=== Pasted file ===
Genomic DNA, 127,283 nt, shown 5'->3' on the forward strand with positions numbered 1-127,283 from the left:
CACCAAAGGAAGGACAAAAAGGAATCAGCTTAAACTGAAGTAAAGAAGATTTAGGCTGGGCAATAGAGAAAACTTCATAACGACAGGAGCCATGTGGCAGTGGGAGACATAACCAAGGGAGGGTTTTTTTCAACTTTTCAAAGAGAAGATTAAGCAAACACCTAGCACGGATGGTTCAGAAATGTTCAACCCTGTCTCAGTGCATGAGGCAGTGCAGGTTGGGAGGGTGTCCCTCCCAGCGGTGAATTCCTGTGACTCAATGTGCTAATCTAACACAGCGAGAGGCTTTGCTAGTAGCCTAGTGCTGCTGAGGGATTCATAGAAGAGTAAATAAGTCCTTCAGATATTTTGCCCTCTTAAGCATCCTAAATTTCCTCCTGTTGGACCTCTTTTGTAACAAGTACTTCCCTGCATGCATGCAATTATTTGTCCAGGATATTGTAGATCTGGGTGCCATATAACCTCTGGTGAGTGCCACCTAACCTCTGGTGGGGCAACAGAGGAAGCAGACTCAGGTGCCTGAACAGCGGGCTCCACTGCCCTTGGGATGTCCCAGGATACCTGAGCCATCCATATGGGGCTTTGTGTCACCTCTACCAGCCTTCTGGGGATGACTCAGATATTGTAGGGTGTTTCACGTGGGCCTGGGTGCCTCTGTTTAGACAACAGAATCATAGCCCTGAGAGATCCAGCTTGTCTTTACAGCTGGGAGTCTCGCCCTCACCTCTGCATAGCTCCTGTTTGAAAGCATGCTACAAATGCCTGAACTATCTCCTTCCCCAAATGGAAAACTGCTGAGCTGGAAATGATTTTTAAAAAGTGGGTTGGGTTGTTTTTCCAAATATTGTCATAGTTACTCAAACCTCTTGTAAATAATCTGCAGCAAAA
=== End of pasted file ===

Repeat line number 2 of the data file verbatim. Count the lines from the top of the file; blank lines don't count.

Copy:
CACCAAAGGAAGGACAAAAAGGAATCAGCTTAAACTGAAGTAAAGAAGATTTAGGCTGGGCAATAGAGAAAACTTCATAACGACAGGAGCCATGTGGCAGTGGGAGACATAACCAAGGGAGGGTTTTTTTCAACTTTTCAAAGAGAAGATTAAGCAAACACCTAGCACGGATGGTTCAGAAATGTTCAACCCTGTCTCAGTGCATGAGGCAGTGCAGGTTGGGAGGGTGTCCCTCCCAGCGGTGAATTCCTGTGACTCAATGTGCTAATCTAACACAGCGAGAGGCTTTGCTAGTAGCCTAGTGCTGCTGAGGGATTCATAGAAGAGTAAATAAGTCCTTCAGATATTTTGCCCTCTTAAGCATCCTAAATTTCCTCCTGTTGGACCTCTTTTGTAACAAGTACTTCCCTGCATGCATGCAATTATTTGTCCAGGATATTGTAGATCTGGGTGCCATATAACCTCTGGTGAGTGCCACCTAACCTCTGGTGGGGCAACAGAGGAAGCAGACTCAGGTGCCTGAACAGCGGGCTCCACTGCCCTTGGGATGTCCCAGGATACCTGAGCCATCCATATGGGGCTTTGTGTCACCTCTACCAGCCTTCTGGGGATGACTCAGATATTGTAGGGTGTTTCACGTGGGCCTGGGTGCCTCTGTTTAGACAACAGAATCATAGCCCTGAGAGATCCAGCTTGTCTTTACAGCTGGGAGTCTCGCCCTCACCTCTGCATAGCTCCTGTTTGAAAGCATGCTACAAATGCCTGAACTATCTCCTTCCCCAAATGGAAAACTGCTGAGCTGGAAATGATTTTTAAAAAGTGGGTTGGGTTGTTTTTCCAAATATTGTCATAGTTACTCAAACCTCTTGTAAATAATCTGCAGCAAAA